Partners' own values and experiences are likely to influence the lens through which they view your decisions. If they understand that no attorney is available to any one client 24/7 and that reducing the number of clients or matters you take on will not reduce your availability and commitment, then you're more likely to be successful.
But be sure to reciprocate the firm's flexibility. Don't make promises you can't keep; be responsive; have back-up child care; emphasize what you can do, not what you can't; communicate to partners and clients when you'll be in the office, how you can be reached when you're not and clarify definitions about what constitute emergencies. Don't feel compelled to confess where you're going every time you leave the office. Act as if you're off to the courthouse. Above all, maintain realistic optimism: Expect things to work, since expectations become self-fulfilling prophecies. And keep your network alive and well, just in case . . .
I am a first-year associate at a large firm and am completely overwhelmed. I have administrative and/or managerial responsibility for seven different projects all running simultaneously. My hours are only slightly above pace but the mental acrobatics of having seven different partner-masters is overwhelming. Everyone expects me to be on call 24/7. To whom do I respond first? I've spoken to the assigning partner in my practice group but he has not offered anything to help me maneuver through this period.
If the assigning partner is the person who gave you seven projects with seven different partners, no wonder he hasn't been helpful! He sounds overwhelmed himself, or at least not a very good manager.
First of all, take a deep breath and try to take a step back. As difficult as it is, this situation won't last forever. Assess your resources. Is there a senior associate who can serve as a guide? Have you been assigned a mentor? Anyone who's been there longer than you should be able to provide some perspective. Ask them what they would do in your situation. With the help of these individuals and the partners for whom you're working, try to determine which assignments take priority.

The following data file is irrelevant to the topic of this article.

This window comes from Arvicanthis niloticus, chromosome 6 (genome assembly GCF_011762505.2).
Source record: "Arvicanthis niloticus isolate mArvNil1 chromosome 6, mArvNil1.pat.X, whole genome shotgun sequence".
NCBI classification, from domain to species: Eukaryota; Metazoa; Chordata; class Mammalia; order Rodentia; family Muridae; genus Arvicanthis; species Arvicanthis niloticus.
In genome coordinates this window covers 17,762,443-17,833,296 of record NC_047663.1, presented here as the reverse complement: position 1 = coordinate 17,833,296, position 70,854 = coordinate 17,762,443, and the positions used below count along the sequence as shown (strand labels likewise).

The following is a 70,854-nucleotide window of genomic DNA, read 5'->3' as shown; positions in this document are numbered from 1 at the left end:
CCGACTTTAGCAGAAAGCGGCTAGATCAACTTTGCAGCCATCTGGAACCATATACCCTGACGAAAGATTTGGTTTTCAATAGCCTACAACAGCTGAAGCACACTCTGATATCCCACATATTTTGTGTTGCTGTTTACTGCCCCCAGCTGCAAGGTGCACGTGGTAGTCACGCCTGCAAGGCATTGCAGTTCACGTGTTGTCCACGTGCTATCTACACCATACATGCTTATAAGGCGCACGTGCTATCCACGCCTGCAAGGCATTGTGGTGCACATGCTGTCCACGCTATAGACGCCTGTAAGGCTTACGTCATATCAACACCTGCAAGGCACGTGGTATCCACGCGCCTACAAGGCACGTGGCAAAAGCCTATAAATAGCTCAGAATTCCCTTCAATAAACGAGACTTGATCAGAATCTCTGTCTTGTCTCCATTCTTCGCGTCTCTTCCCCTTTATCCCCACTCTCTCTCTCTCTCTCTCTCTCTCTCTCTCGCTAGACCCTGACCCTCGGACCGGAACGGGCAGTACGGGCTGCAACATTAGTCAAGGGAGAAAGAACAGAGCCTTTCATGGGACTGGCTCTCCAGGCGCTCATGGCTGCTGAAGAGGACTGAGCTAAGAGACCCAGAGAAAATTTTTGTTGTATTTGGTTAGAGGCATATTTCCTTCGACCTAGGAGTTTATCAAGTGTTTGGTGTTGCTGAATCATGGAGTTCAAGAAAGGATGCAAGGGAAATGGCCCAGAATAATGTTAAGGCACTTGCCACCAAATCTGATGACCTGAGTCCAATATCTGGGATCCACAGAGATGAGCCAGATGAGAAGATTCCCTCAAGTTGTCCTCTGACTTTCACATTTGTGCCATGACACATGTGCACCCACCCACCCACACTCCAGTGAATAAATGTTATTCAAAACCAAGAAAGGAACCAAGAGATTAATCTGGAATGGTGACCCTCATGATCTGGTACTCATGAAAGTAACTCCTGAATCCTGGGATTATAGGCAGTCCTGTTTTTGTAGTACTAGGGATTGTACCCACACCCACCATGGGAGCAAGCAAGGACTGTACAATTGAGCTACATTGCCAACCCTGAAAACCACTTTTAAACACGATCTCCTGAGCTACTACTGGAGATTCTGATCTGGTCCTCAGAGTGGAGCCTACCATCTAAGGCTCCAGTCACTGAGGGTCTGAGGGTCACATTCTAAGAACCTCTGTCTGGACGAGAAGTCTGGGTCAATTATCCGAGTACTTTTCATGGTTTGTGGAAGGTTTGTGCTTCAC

It's up to you to manage your managers by assertively requesting their assistance. Don't take full ownership of the problem yourself. Clients need your best work, and you can't multi-task like this and provide great client service.
Ask all of the partners to schedule some time with you to discuss their projects. Explain that you'd like help prioritizing so that you can give their work more focus and attention. Although it's natural for each partner to consider his or her own work most important, each individual may well be unaware of how thinly you're spread. Your current load is not in their best interests any more than yours.
I'm guessing that at least a few of your partner-masters will be responsive to your efforts. Depending upon your sense of the head of your practice group and information you gather on her or his likely responsiveness, you may want to seek guidance from that attorney. The heads of recruiting, associates, and professional development are also good candidates for providing direction or running interference.
It takes a while to adjust to big-firm life and learn how to take control of your career there. As long as you insist on viewing the work as a joint project you won't drown. When the siege is over, work on developing an internal network that can help you understand and navigate the territory.
Ellen Ostrow, a psychologist, consultant and certified coach, is the founder of Lawyers Life Coach, a firm providing executive coaching services to attorneys and consultation to legal employers. She can be reached through http://lawyerslifecoach.com.